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Overwhelming racism still prominent in today’s world

When you work for a publication, or just pay attention to the news, it’s hard to miss the racism constantly popping up in headlines.

Of the more popular stories to hit newsfeeds are people like BBQ Becky, Permit Patty, and then the woman who called the police on a little boy mowing a lawn. As for Becky and Patty, what were the devastating crimes they needed to end with their vigilantism? Well, BBQ Becky called the police on a black family for using a charcoal barbecue in a park (gasp!) and Permit Patty called the police on an 8-year-old black girl for selling water bottles to try and help her family raise money for a Disneyland trip. The nerve, right?

Though, stories like this didn’t stop there. Naturally, these stories just kept coming into the news and it was hard to keep up with all of them. I recently saw a video of a man named Adam Bloom (now known as ‘ID Adam’) who called the police on a black woman, Jasmine Abhulimen, for swimming in a neighbourhood pool with her son. She filmed the entire altercation. Police confirmed what Abhulimen was saying the whole time: it doesn’t say anywhere at the pool that you need to have identification to get in. She obviously had her own key card to get in, which the police tested to shut Bloom up, and that was it. The police apologized for Bloom nonsensically calling the police, and Abhulimen then asked him if he would apologize. He didn’t.

This is just the tip of the iceberg. When minorities aren’t being singled out, police are doing their fair share in contributing to the violence and discrimination often shown from those in the community.

If you look at the collection of deaths that have taken place at the hands of police, the number is staggering. Oftentimes, the crimes are non-violent and police use excessive force to apprehend the suspects.

My boyfriend and I were talking about this over the weekend. Neither of us is sure how to fix this issue and to be honest, I don’t know if the problem will ever be fixed. Why? Simple. Racism has existed for hundreds of years and it doesn’t look like it’s on the path to stopping anytime soon. Why would it when the police who gun down innocent minorities aren’t indicted or former cops say they don’t think about the victims they kill because “it doesn’t matter at this point.” Or maybe all you need to do is cry on the stand like Jeronimo Yanez after he shot Philando Castile dead in front of his girlfriend and a 4-year-old girl. Yanez pulled Castile over, and Castile disclosed there was a legal, licensed weapon in the car. When Yanez asked for ID, Castile reached for his wallet and was shot five times. Yanez told jurors that “I had no choice” because he thought Castile was going to shoot him when he was reaching for his wallet.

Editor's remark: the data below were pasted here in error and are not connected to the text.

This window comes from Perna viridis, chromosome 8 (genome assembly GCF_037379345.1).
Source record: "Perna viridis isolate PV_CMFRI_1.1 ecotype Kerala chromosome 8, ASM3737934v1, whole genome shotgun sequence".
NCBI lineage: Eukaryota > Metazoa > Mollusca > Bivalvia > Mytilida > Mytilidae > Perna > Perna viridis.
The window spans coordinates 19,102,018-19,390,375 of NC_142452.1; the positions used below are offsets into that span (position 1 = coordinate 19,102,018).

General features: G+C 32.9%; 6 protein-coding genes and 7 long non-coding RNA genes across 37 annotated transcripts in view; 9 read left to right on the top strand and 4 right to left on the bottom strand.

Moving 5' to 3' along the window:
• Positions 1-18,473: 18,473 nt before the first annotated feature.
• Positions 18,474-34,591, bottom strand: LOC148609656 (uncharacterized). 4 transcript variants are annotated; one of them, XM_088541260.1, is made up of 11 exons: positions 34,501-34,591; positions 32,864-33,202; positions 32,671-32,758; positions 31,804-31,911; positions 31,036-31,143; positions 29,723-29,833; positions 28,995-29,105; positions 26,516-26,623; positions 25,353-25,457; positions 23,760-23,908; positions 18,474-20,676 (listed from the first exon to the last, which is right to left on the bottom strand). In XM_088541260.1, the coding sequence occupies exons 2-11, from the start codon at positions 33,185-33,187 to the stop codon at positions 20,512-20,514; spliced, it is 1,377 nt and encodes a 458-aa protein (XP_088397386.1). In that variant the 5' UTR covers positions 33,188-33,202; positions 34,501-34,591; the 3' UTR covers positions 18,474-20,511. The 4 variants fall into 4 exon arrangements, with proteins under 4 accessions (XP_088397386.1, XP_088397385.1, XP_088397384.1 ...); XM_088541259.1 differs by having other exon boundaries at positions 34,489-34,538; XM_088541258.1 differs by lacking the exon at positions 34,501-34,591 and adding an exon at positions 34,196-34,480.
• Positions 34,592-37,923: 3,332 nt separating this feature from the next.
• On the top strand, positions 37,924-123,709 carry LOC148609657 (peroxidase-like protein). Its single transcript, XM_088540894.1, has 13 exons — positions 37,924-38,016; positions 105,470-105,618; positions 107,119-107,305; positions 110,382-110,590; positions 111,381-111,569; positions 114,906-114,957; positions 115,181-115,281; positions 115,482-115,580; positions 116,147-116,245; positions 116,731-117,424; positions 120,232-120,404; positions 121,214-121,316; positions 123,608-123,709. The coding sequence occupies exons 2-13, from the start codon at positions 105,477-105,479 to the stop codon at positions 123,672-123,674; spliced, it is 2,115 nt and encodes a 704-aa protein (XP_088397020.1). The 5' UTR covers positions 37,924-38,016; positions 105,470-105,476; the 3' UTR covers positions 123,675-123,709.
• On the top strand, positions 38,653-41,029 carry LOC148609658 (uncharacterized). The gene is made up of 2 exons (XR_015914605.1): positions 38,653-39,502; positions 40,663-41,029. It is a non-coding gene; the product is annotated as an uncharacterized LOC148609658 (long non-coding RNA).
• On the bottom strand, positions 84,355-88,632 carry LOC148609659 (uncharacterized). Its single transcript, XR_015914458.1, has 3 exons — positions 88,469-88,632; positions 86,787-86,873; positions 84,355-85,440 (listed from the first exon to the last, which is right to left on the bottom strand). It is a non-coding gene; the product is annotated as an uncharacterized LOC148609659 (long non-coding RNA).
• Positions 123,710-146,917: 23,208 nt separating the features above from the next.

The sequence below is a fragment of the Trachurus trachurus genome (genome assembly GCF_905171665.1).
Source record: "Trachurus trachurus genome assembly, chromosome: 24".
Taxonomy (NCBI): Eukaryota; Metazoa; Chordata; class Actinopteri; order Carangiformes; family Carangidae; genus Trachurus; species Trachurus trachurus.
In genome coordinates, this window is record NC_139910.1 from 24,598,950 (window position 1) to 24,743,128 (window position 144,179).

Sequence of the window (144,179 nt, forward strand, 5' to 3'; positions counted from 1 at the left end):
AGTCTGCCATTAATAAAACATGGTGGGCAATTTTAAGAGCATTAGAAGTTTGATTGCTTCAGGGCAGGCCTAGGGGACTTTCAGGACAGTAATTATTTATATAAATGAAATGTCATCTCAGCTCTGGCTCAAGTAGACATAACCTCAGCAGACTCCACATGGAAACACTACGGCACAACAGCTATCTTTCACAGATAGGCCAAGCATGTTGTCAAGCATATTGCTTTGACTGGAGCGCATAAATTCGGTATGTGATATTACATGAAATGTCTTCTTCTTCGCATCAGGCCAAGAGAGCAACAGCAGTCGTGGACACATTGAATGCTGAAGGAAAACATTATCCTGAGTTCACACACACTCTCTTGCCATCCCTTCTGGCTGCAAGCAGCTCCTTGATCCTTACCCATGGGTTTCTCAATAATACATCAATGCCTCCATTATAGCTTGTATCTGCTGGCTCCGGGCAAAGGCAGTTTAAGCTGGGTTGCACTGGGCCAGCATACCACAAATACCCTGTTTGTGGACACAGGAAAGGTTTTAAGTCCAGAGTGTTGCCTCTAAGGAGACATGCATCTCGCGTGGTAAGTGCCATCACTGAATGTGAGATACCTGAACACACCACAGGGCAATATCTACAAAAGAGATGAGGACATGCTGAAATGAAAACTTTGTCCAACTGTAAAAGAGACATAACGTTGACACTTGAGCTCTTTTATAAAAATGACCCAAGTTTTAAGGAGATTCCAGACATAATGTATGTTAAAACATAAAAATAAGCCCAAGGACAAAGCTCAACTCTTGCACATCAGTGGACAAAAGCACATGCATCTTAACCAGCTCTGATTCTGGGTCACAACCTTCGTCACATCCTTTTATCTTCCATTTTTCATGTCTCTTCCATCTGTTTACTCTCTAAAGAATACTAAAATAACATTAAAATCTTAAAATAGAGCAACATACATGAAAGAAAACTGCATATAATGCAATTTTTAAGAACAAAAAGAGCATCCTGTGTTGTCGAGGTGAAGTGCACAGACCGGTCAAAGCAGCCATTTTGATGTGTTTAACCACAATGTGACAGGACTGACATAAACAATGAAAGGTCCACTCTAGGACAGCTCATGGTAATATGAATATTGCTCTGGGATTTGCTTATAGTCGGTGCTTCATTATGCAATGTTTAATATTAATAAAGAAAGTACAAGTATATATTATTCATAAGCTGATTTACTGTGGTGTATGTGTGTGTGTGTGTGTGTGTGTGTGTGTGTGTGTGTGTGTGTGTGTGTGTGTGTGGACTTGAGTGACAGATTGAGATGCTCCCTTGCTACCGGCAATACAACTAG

Again, this isn’t the first time that this kind of thing has happened. Look at Charles Kinsey. Kinsey was a mental health therapist who was shot with his hands up as he tried to talk to a patient with autism. The patient, who wandered from the group home, was playing with a toy truck and police thought it was a gun because… of course they did. So, Kinsey tried to defuse the situation by telling the patient to lay on his stomach. Kinsey then put his hands up and laid on his back, telling police what was going on. Officer Jonathon Aledda approached and still shot him. When Kinsey asked him why he did, Aledda literally told him, “I don’t know.”

Though, it would be unfair to say that justice isn’t served on occasion. Blake Salamoni was fired from the police force after shooting Alton Sterling in Baton Rouge. Christ, Dylann Roof received the death sentence for his mass murder in Charleston, wherein he walked into a church and murdered nine black people. He also laughed when he confirmed that that committed the hate crime.

Even so, these instances of justice don’t make certain neighbourhoods or countries any safer. Sure, sometimes justice is served, but nine times out of ten it’s not. Are people okay with taking that gamble? These are human lives and they’re treated as the inferior. Many don’t need to worry about what it’s like to walk down the street and fear for your life when a cop walks by. Many don’t know what it’s like to teach your children rules about how to stay safe lest you get assaulted by police. What kind of a world is that?

At this time, I’m reminded of a quote from Heather Heyer. Heyer was a 32-year-old murdered in Charlottesville during counter-protests against “Unite the Right,” which was a rally of white nationalists and right-wing groups. She was on the opposing side, instead fighting for justice and peace. Naturally, someone needed to drive a car through the opposing side and murder Heyer while injuring 19 others.

The last tweet that she ever sent out read: “If you’re not outraged, you’re not paying attention.” Look at the world around you. There are still plenty of reasons to be outraged.

Brampton assault suspect turns himself in

A Brampton man turned himself in to Peel Regional Police after video surveillance showed him assaulting a young woman in front of a building complex.

Peel Regional Police said that the assault happened on June 1 at approximately 7:45 p.m. A woman was approached by a man at a convenience store close to Kings Cross Road and Knightsbridge Road, which is near Central Park Drive and Queen Street East. The suspect attempted to make conversation with the woman but she left, which prompted the suspect to follow her to an apartment complex in a silver car.

Once he approached, the video shows the suspect running up to the woman and grabbing her hand away from the child. He then spins her around and an altercation takes place before she wriggles free. The suspect attempts to run off but swiftly returns, pulling her hair and slapping her. The woman threw a drink in his face before he grabbed her. The suspect then ran off back to his silver car.